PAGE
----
- Seven stations had their wettest October on record. These were Moore Park, Co Cork with 230.4 mm (record length 58 years), Knock Airport, Co Mayo with 217.5 mm (record length 25 years), Mount Dillon, Co Roscommon with 182.8 mm (length 18 years), Gurteen, Co Tipperary with 159.8 mm (length 14 years), Mullingar, Co Westmeath with 208.8 mm (length 72 years), Ballyhaise, Co Cavan with 205.2 (length 7 years) and Mace Head, Co Galway with 209.3 mm (length 14 years).
- Five stations had their warmest October on record (record lengths ranging between 11 and 18 years).
- Fourteen stations broke their highest daily minimum temperature record for November on Friday 11th, with a new November highest daily minimum temperature record for Ireland of 14.9°C recorded at Shannon Airport, Co Clare.
- Finner, Co Donegal had its highest maximum for November on record with 17.6°C (length 25 years)
- Eleven stations had an ICE DAY on Monday 12th December 2022 (where the maximum temperature in a day does not rise above 0.0°C), with four of those stations going on to have a second consecutive ice day on the 13th and one station, Ballyhaise, Co Cavan, having a third consecutive ice day on the 14th.
- Valentia Observatory, Co Kerry had its wettest Autumn on record (record length 81 years) with 786.5 mm (167% of its LTA).
Recent Years in Ireland:
- 2016: Long-Term Average (LTA) annual rainfall values were variable, the majority of stations reported on or above their annual LTA for mean temperatures and there were eight named storms.
- 2017: Temperature and rainfall were near average, almost all available annual sunshine totals were below their LTA and there were six named storms including storm Ophelia in October.
- 2018: Temperature and Sunshine were above average in most places; it was drier than average at two-thirds of stations and there were ten named storms including storm Emma in early March.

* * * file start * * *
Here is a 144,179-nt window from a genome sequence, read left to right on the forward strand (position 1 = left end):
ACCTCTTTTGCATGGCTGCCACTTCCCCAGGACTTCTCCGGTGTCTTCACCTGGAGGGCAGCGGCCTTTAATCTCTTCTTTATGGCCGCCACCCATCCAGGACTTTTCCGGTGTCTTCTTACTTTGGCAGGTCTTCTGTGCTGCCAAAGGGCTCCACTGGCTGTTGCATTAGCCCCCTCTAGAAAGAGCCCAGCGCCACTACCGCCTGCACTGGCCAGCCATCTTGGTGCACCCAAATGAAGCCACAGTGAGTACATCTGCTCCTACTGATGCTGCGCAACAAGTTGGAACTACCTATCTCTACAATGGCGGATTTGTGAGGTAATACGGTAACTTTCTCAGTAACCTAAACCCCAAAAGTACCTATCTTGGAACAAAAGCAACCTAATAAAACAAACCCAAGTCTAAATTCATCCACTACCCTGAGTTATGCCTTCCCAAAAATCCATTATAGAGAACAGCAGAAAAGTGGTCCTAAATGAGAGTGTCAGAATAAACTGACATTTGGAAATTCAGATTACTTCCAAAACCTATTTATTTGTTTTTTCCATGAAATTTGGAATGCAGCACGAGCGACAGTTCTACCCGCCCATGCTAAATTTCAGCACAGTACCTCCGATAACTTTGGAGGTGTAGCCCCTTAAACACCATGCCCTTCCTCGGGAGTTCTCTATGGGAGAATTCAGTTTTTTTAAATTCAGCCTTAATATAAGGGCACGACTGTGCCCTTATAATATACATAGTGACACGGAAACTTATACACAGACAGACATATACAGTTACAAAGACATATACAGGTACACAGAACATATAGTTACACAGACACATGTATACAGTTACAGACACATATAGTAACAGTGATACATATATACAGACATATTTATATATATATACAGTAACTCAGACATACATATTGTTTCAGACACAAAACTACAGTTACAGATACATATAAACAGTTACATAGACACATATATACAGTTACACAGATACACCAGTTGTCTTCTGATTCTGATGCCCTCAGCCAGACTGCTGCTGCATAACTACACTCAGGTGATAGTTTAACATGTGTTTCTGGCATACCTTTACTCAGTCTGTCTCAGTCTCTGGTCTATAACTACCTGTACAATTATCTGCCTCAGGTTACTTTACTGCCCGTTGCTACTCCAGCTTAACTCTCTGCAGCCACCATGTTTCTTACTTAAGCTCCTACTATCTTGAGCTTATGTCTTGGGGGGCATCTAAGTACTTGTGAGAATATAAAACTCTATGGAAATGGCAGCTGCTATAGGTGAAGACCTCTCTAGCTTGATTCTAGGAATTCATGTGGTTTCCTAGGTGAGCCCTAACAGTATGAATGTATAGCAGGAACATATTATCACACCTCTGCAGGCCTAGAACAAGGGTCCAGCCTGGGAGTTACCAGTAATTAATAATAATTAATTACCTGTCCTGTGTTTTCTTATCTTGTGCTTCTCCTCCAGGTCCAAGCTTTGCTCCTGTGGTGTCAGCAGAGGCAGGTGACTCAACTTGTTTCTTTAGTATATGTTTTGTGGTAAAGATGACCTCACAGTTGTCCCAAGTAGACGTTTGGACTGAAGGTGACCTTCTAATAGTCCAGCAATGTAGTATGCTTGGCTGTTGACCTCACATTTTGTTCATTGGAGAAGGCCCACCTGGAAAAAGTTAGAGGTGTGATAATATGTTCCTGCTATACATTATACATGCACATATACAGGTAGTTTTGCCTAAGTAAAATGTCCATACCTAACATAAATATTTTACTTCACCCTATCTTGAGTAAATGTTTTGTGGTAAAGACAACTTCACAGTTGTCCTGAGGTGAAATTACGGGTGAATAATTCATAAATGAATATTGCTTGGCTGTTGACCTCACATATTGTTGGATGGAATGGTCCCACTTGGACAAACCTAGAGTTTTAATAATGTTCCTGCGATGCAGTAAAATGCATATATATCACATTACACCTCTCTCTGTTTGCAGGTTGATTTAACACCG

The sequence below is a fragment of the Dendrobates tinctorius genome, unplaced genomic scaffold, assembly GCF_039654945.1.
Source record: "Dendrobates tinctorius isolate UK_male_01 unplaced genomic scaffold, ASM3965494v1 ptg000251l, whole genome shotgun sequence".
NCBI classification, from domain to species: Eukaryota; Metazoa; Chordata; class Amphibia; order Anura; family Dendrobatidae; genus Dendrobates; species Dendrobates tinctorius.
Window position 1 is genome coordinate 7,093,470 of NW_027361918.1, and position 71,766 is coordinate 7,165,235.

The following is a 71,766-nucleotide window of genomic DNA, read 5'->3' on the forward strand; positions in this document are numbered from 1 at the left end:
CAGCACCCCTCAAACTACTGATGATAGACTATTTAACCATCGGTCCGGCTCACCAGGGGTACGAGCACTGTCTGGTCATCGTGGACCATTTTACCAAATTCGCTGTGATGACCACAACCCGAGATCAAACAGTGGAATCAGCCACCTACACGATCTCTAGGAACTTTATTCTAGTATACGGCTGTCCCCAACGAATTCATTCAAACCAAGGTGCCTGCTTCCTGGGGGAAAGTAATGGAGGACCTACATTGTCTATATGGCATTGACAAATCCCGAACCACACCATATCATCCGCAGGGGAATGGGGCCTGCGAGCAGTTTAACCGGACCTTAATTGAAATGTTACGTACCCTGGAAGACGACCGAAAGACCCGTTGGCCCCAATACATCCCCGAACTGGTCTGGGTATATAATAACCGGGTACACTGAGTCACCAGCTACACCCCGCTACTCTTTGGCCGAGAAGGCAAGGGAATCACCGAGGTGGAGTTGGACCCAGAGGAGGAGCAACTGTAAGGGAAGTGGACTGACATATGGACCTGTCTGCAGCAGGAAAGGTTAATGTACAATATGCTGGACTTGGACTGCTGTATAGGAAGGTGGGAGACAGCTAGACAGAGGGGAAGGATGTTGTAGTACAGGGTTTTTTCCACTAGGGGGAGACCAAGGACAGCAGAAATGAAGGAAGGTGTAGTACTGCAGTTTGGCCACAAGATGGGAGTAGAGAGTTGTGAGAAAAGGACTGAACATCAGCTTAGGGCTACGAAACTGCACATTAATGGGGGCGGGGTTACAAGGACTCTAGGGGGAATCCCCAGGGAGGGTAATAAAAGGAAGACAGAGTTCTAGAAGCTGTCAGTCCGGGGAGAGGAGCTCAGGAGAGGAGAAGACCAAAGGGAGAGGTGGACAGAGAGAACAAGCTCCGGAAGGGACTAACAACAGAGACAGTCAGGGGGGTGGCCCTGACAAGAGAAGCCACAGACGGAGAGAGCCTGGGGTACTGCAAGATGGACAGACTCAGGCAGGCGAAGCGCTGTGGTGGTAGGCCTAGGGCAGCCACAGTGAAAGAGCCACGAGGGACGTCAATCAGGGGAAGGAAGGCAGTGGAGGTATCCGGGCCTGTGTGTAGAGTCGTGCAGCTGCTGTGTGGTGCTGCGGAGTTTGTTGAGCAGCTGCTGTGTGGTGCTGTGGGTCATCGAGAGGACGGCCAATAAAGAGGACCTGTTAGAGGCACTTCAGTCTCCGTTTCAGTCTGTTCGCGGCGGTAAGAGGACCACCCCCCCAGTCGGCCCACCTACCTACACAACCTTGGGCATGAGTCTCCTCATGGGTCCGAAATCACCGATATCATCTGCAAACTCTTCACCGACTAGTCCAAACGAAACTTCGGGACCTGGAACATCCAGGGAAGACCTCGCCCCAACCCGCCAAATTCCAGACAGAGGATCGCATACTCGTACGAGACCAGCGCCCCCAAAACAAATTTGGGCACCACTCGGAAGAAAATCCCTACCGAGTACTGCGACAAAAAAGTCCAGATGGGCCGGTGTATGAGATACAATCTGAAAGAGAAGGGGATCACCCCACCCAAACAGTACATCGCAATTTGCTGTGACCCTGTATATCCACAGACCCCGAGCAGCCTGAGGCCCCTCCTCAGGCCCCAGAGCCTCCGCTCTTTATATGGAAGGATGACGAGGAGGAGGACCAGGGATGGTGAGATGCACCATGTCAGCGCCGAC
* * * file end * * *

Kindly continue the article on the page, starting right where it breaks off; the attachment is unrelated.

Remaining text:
- 2019: Above average rainfall, temperatures slightly above average, sunshine totals were variable and storm force winds were reported during several of the seven named storms.
- 2020: Above average rainfall, temperatures and sunshine values, with nine named storms.
- 2021: Above average temperatures and sunshine values with below average rainfall and there were five named storms.
Climate Change Context
Ireland’s warming trend continued in 2022, and we are warming in line with the global average. Other countries are warming at a greater rate than Ireland and the summer of 2022 saw multiple heatwaves and record-breaking temperatures across Europe and around the world. The spring and summer of 2022 were drier than average in Ireland, which had negative consequences for agriculture and wider society.
The latest Irish climate change projections indicate further warming in the future, drier summers on average and an increased chance of heatwaves and periods of drought. The Irish summer of 2022 is broadly consistent with projected future trends. While climate change projections also indicate a trend toward warmer winters, cold periods like those experienced this December cannot be ruled out in any particular year.
Keith Lambkin, the Head of Met Éireann’s Climate Services Division said: “Climate change has changed the odds of getting more frequent, more extreme heat related events. Thanks to over a century of dedicated weather observations here in Ireland, we know that 2022 brought us record-breaking extremes as well as what is likely to be the warmest year on Irish record. It is essential that we must continue to adapt to ensure our national infrastructures and planning are best suited to both current and future warming.”